Modest changes to Super won’t help most Aussies build their nest eggs

| April 2, 2019

The changes to the rules for voluntary super contributions in the 2019 Federal Budget are good news for older members who can afford to make additional contributions to their superannuation savings, however they will have minimal impact on the retirement outcomes of most Australians, Australian Institute of Superannuation Trustees (AIST) said.

“The vast majority of members of profit-to-member superannuation funds will not benefit from these changes. Most ordinary working Australians cannot afford to make extra contributions and can only dream of having the money to pour an extra $300,000 into their super fund in a single year,” said AIST CEO Eva Scheerlinck.

Ms Scheerlinck noted analysis by Rice Warner for Women in Super indicated that less than one in four older workers made voluntary contributions and, even then, the average contribution was around $7000.

Under the changes, older members aged under 67 will be able to will be able to make non-concessional contributions of up to $300,000 in a single year. These members will also be able to make voluntary concessional and non-concessional super contributions, without meeting the work test.

Older members will also be able to continue to make contributions on behalf of their spouse until age 74, up from age 69.

“This budget is a missed opportunity to improve retirement outcomes for low income workers and the many women with broken work patterns who still retire with around half the super of men.”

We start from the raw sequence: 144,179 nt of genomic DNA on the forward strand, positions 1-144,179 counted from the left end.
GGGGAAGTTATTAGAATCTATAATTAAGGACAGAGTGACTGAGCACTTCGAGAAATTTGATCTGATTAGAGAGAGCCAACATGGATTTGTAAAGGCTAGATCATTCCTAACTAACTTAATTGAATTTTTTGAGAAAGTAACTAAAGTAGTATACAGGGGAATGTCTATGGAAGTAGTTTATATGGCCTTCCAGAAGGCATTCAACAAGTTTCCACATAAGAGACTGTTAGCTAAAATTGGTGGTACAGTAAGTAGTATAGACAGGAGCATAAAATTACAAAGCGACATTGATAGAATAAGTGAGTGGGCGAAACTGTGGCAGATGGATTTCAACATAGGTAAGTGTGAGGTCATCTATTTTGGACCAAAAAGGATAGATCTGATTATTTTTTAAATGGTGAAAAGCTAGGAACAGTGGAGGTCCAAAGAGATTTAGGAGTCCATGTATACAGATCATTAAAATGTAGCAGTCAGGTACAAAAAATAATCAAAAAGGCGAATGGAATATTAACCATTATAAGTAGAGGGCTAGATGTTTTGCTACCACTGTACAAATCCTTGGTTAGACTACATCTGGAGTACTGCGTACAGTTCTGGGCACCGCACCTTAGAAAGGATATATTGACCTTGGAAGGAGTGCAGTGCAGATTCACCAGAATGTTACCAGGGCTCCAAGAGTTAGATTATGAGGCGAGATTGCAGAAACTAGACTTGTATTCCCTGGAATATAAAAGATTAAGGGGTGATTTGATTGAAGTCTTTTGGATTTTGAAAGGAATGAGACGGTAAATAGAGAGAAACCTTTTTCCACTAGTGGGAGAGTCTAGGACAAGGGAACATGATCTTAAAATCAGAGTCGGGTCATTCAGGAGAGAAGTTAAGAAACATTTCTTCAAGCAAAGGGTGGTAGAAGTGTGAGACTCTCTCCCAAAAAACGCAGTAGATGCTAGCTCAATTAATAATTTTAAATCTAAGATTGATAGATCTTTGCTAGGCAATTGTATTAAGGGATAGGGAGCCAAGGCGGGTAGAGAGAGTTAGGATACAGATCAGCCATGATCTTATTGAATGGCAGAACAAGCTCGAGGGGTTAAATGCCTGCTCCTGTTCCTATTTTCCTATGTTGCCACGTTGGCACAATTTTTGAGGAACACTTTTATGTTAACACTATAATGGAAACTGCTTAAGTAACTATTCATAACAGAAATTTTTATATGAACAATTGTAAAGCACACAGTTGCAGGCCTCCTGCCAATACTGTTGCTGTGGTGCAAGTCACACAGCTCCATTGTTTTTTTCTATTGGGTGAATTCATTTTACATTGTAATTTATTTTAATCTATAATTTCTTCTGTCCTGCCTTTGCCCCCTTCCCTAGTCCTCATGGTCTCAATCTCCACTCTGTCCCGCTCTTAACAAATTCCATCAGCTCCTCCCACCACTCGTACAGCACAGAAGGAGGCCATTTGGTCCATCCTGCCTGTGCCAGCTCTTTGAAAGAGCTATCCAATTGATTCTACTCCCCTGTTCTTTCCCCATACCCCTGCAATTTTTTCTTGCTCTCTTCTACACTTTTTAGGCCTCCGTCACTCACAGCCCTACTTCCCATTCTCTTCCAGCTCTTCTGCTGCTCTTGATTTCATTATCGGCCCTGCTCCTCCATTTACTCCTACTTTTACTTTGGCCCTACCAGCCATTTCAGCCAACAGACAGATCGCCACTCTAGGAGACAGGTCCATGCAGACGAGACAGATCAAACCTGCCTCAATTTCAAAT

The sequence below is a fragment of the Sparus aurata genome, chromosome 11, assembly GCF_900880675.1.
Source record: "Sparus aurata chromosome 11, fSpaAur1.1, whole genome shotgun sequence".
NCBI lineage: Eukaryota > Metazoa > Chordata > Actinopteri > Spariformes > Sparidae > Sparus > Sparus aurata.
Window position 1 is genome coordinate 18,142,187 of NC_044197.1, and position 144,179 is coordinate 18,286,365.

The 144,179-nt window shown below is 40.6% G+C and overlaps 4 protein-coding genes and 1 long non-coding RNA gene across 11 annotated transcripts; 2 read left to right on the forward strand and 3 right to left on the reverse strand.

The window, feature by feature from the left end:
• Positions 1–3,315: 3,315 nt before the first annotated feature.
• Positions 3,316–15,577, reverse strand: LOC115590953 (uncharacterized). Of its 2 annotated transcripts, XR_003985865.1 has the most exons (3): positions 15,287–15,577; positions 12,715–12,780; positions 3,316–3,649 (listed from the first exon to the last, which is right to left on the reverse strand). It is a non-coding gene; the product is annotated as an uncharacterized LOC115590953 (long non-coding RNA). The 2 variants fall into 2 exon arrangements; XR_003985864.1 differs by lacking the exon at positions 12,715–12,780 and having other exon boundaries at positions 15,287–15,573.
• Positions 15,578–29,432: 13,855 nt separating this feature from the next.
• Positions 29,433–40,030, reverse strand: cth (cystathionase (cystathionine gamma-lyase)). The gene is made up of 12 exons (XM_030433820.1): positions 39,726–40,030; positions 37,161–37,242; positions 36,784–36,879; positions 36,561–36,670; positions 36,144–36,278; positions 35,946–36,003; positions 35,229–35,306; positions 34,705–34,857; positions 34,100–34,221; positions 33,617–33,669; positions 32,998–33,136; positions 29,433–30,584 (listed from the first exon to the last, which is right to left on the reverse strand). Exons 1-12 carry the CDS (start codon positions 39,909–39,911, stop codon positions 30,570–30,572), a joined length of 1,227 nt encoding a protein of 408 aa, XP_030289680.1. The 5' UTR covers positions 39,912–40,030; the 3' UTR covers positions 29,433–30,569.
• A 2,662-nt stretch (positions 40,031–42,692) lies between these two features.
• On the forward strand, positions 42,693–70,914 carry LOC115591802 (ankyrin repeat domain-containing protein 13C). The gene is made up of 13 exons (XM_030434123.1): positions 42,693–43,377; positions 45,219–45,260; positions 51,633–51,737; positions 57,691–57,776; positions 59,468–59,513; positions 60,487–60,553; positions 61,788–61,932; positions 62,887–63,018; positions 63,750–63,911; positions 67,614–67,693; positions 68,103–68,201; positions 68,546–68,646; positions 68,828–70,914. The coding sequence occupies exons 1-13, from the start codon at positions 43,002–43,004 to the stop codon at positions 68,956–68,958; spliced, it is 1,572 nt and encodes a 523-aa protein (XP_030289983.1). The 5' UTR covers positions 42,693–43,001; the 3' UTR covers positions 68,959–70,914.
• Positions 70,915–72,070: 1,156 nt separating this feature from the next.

The Government also announced additional funding for ASIC and APRA, as well as funding for a new, independent oversight authority which will be responsible for monitoring the regulators. This was recommended by Commissioner Hayne as part of the recent Royal Commission.

“ASIC and APRA have their work cut out for them dealing with dozens of referrals from Commissioner Hayne, including investigations into several bank-owned and other retail superannuation funds,” Ms Sheerlinck said.

“These additional funding commitments will help ensure they complete this important work as swiftly as possible.”

However, Ms Scheerlinck raised concerns about who foots the regulator’s bill, noting that the budget papers stated that industry would contribute to the additional funding through the ASIC industry funding model and increases in APRA levies.

“Profit-to-member super funds were thoroughly examined by the Hayne Royal Commission and unlike the banks, received a relatively clean bill of health. Their members should not be forced to pay for ASIC and APRA to investigate misconduct by banks and bank-owned superannuation funds,” Ms Scheerlinck said.